Once science fiction gets into the realms of humans living on several or many worlds we have the formation of those ‘World Governments’ or if we are imagining large numbers of settled worlds we imagine a governing system that encompasses groups of worlds, much like the USA and its states. However, I might argue that perhaps that is just a convenience for us writers. It makes life easier for us. We can have conflicts between entities much as we see them now, just projected onto a larger scale. Also when the aliens appear intent on our destruction we can react again as a single entity. I just wonder looking around the world at the present time, how likely that idea of a single world government is?
Living in the UK at the moment, part of the UK, Scotland, is going to vote on independence from the union. It seems that although countries are still keen to be part of the European Union, national independence is becoming increasingly important. Now I’m not taking sides here, I’m just fascinated by what drives this and what it says about us humans and what it means for the future of our civilisation. In my former working life I travelled the world and the more countries I visited the more I felt individual people were basically the same (or so it seemed to me). We have similar aspirations, to live a decent life, raise a family, see them happy and when we can have a good time ourselves. After all we are not here for long and we want to make the best of it (I accept that for billions on this planet just achieving that is a major struggle).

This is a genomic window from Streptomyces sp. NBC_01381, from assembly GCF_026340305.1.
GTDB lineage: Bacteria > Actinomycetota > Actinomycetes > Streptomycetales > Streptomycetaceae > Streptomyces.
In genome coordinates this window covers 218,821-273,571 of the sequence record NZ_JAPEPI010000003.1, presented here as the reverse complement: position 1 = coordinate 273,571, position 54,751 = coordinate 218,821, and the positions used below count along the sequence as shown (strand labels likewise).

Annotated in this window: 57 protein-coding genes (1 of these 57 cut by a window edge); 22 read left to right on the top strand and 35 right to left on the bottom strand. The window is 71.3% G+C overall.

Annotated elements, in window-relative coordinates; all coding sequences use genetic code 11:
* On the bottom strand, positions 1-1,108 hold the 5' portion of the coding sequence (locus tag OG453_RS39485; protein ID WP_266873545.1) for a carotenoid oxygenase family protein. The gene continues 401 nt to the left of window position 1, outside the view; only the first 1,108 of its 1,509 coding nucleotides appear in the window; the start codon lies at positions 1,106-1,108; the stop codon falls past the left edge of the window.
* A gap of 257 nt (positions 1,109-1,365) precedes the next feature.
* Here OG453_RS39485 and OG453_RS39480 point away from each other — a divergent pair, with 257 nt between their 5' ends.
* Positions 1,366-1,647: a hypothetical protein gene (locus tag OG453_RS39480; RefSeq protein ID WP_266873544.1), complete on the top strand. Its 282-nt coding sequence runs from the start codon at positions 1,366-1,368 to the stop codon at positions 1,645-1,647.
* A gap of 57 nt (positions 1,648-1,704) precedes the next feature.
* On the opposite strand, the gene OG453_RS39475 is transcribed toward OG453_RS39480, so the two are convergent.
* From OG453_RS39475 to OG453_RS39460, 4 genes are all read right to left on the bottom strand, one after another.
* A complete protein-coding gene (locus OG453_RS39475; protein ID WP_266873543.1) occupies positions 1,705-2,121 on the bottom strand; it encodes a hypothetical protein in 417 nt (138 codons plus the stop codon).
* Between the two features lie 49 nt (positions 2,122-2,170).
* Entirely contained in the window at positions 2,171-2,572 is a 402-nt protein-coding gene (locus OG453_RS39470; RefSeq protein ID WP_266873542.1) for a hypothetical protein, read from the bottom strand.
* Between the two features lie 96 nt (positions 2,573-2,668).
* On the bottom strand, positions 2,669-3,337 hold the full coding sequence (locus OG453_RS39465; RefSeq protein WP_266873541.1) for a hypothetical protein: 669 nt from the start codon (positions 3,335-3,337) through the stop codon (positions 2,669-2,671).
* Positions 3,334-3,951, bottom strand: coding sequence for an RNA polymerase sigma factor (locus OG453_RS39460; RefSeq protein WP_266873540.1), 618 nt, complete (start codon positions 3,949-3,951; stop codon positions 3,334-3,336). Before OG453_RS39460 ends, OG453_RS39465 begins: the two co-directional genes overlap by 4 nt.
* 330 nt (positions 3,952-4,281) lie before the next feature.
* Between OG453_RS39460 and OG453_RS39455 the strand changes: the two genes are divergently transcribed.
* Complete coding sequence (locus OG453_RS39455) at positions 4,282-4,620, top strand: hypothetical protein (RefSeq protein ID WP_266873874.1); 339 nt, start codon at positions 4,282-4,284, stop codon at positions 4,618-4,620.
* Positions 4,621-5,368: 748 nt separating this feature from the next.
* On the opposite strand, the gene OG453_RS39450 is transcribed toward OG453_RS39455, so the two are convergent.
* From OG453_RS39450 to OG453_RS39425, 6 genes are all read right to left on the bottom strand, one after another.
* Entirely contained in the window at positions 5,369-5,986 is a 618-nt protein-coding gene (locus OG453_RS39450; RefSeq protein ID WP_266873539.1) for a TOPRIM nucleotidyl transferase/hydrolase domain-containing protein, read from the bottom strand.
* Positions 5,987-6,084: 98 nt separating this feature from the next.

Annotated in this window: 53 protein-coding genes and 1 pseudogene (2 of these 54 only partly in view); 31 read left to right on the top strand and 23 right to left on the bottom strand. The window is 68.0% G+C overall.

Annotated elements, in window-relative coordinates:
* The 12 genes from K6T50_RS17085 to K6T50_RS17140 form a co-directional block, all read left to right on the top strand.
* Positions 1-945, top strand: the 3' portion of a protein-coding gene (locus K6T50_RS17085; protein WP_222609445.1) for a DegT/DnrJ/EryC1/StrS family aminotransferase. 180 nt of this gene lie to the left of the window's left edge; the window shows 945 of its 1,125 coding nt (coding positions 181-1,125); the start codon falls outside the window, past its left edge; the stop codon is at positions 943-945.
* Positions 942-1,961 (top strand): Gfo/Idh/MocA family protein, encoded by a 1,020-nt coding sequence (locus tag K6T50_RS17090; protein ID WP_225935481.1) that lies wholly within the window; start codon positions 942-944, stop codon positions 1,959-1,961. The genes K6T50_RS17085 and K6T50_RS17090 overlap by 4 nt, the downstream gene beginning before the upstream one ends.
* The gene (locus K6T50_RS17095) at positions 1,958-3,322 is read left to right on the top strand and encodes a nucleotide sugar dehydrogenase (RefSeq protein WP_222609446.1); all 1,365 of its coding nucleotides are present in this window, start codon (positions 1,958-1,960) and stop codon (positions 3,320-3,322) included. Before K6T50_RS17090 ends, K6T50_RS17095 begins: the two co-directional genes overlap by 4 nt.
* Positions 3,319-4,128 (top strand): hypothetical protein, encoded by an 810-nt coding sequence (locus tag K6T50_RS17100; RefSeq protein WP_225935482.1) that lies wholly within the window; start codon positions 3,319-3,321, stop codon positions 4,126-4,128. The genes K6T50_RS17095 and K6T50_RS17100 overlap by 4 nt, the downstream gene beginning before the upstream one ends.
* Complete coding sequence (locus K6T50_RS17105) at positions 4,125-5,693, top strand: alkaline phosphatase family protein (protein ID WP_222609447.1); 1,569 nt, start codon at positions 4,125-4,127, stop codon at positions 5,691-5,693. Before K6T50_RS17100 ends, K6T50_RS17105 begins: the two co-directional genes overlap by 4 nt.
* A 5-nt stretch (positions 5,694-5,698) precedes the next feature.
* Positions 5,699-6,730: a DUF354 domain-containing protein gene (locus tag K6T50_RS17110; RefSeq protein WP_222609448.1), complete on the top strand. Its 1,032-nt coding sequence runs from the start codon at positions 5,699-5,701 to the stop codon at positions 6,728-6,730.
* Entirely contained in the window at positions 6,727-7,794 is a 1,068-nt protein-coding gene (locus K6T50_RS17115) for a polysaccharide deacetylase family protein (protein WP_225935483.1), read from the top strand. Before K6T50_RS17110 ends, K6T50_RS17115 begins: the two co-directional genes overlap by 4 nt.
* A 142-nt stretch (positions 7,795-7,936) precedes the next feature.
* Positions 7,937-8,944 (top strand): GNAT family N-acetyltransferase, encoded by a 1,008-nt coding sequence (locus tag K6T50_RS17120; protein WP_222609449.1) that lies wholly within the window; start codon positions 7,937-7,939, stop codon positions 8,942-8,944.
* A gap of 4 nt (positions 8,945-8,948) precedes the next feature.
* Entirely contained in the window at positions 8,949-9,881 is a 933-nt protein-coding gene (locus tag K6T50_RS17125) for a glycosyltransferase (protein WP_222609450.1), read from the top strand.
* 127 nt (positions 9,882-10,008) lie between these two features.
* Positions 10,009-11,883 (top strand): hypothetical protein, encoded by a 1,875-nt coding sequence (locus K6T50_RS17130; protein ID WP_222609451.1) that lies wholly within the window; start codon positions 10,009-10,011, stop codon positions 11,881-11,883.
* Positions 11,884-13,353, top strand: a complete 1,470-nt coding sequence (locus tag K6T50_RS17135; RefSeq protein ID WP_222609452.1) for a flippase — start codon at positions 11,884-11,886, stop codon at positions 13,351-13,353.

I believe that as individual Scots, English, Welsh and Northern Irish we have much more in common in our lives than we have differences. Our cultures are based on the same values and we live our lives in much the same way. I’m not saying we shouldn’t celebrate the differences that do exist and enjoy those differences in each other (as we do). I just wonder why the drive to split. Both sides in the argument are making claims as to whether things will be better or worse after the proposed split. I suspect for most people life will go on pretty much as before. Then there’s the history aspect which I always have trouble with. You can’t change the past but you can allow it to affect the future for good or bad as we constantly see around the world. Yes Scotland was a separate ‘nation’ for a few hundred years but if you go back a thousand years or so the ‘nation’ didn’t exist. ‘England’ didn’t exist either, there were the kingdoms of Mercia, Wessex, Northumbria, Kent, Sussex and Essex, the borders of which moved as they fought each other and the Danes.
So part of me wonders if whatever happens in Scotland (and other parts of the world where similar debates are happening) is really down to ‘the will of the people’ or the careers of the few people we elect to govern us (another blog/discussion perhaps). Anyway back to what this means for the future and science fiction. I suspect that when we do inhabit those hundreds of new worlds, the governance of those worlds will be as fragmented as we see now on Earth, perhaps more so, given that with so much more space to play with borders should be less of an issue. The challenge for us science fiction writers then is to make sense of that in our work.
As always, all views are welcome.